A Crack in 3D - William fenner

A collection of paintings and other mediums that take third dimension perspective and introduce a sudden false world within. As you take a look around you at the world we live in, you gain a sense of place. Then, without warning, you look down, and see a large hole leading to an underground cavern, or maybe you actually see the sky instead? Inspired by Saint Francis of Paola's Performer of Miracles, here is A Crack in 3D.

The smallest indentation can be enough to displace one's spatial perception. Alone, the air balloons in the background make for a nice scene but the windowed pillars in the foreground and on the front of the building add depth and create a 3D perspective within the context of the image.
3D objects have depth in addition to height and width. Four images in the shape of a box can be seen pictured here, yet they seem to overlap each other. Even still, they can be clearly made out. A tree and 3 sides of a worn out building. Because of the depth given to the images, they come together to form a box.
Should one zoom in and take a look at the background, one would see a normal 3D world. A normal street in Kabul. Zoom in toward the bottom instead and one will see a city drawn on the ground. It has just sprang up and cracked through the ground. Combined, one's vision fights between one 3D world and another.
Here we have a young woman crossing a small piece of a wrecked floor. If one were to just move their sight from this position, everything would start to go flat again. Many of these illusions are created with the intent that viewer is in a certain spot. The 3D city in the floor would go flat if, again, the viewer were to shift from this viewing position.
Bursting forth from the ground is a one-eyed(?) woman with a harp. Like the previous two images, this one was made with the intent of the viewer standing in the right place to achieve the correct viewing. Again, the 3D perspective shifts based on where you are placed. In the background, the world moves on as normal with the child in the foreground seems perplexed as to what he is seeing.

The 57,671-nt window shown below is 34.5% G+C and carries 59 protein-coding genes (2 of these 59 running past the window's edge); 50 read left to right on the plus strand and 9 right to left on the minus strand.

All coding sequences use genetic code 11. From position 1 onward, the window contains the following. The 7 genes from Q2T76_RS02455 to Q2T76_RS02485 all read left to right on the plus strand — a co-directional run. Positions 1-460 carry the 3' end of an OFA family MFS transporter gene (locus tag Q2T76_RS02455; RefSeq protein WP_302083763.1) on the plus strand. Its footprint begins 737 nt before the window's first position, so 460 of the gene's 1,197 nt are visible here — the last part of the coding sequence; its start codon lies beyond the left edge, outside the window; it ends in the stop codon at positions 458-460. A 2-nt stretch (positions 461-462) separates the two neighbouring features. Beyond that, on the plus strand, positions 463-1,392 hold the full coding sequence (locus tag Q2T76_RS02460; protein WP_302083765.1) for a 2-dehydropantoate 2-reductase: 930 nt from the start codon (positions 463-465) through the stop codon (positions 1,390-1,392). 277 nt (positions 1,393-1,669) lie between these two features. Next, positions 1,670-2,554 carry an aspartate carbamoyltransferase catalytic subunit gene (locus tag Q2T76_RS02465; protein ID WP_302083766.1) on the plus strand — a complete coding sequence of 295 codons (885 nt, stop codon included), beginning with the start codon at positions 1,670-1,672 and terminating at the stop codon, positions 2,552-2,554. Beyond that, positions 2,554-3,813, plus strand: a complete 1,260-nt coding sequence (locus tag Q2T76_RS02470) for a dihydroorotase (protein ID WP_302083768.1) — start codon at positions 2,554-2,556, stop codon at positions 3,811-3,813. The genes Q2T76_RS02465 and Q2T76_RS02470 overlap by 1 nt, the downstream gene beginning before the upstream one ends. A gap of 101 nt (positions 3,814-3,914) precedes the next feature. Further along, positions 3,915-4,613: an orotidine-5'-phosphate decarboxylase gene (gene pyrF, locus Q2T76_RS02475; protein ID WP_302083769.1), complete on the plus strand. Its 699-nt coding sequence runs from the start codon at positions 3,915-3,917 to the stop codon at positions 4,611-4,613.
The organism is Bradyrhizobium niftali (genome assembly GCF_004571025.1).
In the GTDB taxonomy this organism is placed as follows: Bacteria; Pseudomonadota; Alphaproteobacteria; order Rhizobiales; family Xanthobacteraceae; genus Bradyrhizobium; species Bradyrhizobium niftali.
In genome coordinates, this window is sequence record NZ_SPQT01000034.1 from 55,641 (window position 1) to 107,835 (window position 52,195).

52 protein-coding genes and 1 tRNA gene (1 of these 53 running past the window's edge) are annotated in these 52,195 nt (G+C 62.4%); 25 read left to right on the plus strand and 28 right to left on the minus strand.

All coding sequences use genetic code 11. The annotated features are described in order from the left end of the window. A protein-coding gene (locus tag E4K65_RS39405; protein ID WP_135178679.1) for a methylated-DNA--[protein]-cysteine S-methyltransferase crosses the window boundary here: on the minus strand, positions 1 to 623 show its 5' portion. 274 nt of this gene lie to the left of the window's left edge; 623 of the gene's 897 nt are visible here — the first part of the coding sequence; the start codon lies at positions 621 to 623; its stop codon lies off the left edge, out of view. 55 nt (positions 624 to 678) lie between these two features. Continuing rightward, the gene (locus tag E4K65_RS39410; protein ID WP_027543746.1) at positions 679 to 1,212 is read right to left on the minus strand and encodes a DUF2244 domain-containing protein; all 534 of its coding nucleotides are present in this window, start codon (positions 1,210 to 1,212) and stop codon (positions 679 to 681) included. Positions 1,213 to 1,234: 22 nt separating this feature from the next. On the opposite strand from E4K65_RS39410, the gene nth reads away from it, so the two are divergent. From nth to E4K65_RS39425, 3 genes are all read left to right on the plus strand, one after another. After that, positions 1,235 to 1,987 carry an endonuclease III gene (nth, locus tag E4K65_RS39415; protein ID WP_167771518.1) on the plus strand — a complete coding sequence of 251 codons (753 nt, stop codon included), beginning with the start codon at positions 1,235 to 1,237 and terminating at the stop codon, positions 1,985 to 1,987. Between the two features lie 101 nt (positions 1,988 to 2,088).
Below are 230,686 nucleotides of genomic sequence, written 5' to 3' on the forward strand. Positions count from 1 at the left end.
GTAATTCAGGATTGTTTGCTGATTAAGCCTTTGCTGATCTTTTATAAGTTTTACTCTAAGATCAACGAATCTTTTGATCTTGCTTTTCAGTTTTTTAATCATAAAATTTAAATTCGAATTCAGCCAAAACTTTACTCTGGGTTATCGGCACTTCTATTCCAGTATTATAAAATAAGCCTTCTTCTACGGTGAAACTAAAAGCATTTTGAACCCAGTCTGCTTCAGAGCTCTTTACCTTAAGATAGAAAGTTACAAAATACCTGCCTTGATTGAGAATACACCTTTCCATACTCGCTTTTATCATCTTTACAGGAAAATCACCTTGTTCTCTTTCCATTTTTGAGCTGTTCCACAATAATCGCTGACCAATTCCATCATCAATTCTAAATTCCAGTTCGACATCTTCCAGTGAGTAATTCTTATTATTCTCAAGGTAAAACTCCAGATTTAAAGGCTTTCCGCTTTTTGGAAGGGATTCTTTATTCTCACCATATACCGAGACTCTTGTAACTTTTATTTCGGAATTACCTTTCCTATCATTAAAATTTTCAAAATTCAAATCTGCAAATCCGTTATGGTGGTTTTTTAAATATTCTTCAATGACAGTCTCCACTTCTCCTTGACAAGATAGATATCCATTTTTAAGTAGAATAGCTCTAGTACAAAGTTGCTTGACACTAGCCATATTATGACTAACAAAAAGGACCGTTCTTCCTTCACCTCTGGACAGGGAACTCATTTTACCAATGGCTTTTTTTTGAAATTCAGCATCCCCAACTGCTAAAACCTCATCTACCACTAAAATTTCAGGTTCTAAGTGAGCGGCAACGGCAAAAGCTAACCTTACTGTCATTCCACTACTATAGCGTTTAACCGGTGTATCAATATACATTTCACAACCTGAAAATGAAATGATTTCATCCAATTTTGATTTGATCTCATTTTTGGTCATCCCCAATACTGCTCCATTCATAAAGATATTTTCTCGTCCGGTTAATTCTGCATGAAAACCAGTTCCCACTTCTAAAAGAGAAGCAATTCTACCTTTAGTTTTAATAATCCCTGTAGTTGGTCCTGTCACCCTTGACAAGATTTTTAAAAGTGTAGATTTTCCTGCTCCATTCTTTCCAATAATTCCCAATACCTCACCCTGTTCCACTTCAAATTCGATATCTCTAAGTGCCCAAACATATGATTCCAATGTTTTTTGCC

This time is a sculpture. A normal alley is transformed into a perplexing path consisting of a bunch of fragmented boxes. Careful inspection reveals that some of the boxes are painted onto the walls in the back while other boxes appear on the sculpture itself. The artist took great care to ensure the utmost precision.
On one hand, it is a corner with a figure sitting in it; its shadow hanging just under it to give the illusion of sunlight shining on it. On the other hand, its coloring also makes it seem as though it is projecting out of the wall. The stripes that should line up with the wall seem raised and this alter our belief of where the figure sits.
This painting is the combination of 2 things; two paintings done by Emily Carr and a 3D model. The two paintings were turned into textures and applied to the model afterwards. As if in the distance, the figures painted can be seen in the textures of the walls. On the left are the images of large sentinels, possibly from the Carr's Indian Church painting, and on the left are some smaller, more human figures that are probably from Kispiax Village painting.
This attempt at 3D might seem more familiar to younger people. A diorama is a miniature 3D model. In this case, it's a 3D model created using a series of 2D images placed in succession; five cards in all. This diorama is showing off a simple dinner scene, perhaps a party.
Using 6 cards, Engelbrecht recreated a Portuguese synagogue in 3D. Looking at the top of the scene, one can see the spacing that separates the cards. If one could switch their position in this scene, they could probably notice the actual depth of the diorama. This artist was known for recreating such scenes in such a manner.
Credits: All media
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